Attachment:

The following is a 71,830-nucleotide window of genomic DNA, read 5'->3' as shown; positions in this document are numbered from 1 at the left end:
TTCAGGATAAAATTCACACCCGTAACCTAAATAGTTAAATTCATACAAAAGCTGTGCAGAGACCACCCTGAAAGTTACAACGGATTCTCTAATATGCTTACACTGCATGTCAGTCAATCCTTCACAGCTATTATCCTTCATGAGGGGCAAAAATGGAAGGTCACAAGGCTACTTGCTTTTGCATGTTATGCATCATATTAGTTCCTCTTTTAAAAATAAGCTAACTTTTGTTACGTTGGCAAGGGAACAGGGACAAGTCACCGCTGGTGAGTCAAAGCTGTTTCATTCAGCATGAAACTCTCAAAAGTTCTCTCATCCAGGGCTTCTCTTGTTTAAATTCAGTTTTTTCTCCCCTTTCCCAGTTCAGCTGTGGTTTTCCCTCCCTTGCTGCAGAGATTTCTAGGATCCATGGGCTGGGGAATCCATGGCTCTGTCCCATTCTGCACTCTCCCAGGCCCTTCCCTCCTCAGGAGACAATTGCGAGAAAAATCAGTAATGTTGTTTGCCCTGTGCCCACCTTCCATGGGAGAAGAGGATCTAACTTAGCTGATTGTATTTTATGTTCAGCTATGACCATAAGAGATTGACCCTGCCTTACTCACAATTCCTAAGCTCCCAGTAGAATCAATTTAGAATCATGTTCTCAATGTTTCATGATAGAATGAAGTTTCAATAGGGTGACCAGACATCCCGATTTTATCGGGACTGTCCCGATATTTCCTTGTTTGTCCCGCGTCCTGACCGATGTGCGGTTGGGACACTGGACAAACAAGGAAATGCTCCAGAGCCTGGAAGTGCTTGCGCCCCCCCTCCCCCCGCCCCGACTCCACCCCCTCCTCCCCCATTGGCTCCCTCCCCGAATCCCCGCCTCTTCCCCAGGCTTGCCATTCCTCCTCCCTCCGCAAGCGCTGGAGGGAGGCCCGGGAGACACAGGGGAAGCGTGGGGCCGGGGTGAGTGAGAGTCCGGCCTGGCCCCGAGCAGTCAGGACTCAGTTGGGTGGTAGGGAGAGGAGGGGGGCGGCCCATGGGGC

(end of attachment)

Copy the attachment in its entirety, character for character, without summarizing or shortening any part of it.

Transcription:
The following is a 71,830-nucleotide window of genomic DNA, read 5'->3' as shown; positions in this document are numbered from 1 at the left end:
TTCAGGATAAAATTCACACCCGTAACCTAAATAGTTAAATTCATACAAAAGCTGTGCAGAGACCACCCTGAAAGTTACAACGGATTCTCTAATATGCTTACACTGCATGTCAGTCAATCCTTCACAGCTATTATCCTTCATGAGGGGCAAAAATGGAAGGTCACAAGGCTACTTGCTTTTGCATGTTATGCATCATATTAGTTCCTCTTTTAAAAATAAGCTAACTTTTGTTACGTTGGCAAGGGAACAGGGACAAGTCACCGCTGGTGAGTCAAAGCTGTTTCATTCAGCATGAAACTCTCAAAAGTTCTCTCATCCAGGGCTTCTCTTGTTTAAATTCAGTTTTTTCTCCCCTTTCCCAGTTCAGCTGTGGTTTTCCCTCCCTTGCTGCAGAGATTTCTAGGATCCATGGGCTGGGGAATCCATGGCTCTGTCCCATTCTGCACTCTCCCAGGCCCTTCCCTCCTCAGGAGACAATTGCGAGAAAAATCAGTAATGTTGTTTGCCCTGTGCCCACCTTCCATGGGAGAAGAGGATCTAACTTAGCTGATTGTATTTTATGTTCAGCTATGACCATAAGAGATTGACCCTGCCTTACTCACAATTCCTAAGCTCCCAGTAGAATCAATTTAGAATCATGTTCTCAATGTTTCATGATAGAATGAAGTTTCAATAGGGTGACCAGACATCCCGATTTTATCGGGACTGTCCCGATATTTCCTTGTTTGTCCCGCGTCCTGACCGATGTGCGGTTGGGACACTGGACAAACAAGGAAATGCTCCAGAGCCTGGAAGTGCTTGCGCCCCCCCTCCCCCCGCCCCGACTCCACCCCCTCCTCCCCCATTGGCTCCCTCCCCGAATCCCCGCCTCTTCCCCAGGCTTGCCATTCCTCCTCCCTCCGCAAGCGCTGGAGGGAGGCCCGGGAGACACAGGGGAAGCGTGGGGCCGGGGTGAGTGAGAGTCCGGCCTGGCCCCGAGCAGTCAGGACTCAGTTGGGTGGTAGGGAGAGGAGGGGGGCGGCCCATGGGGC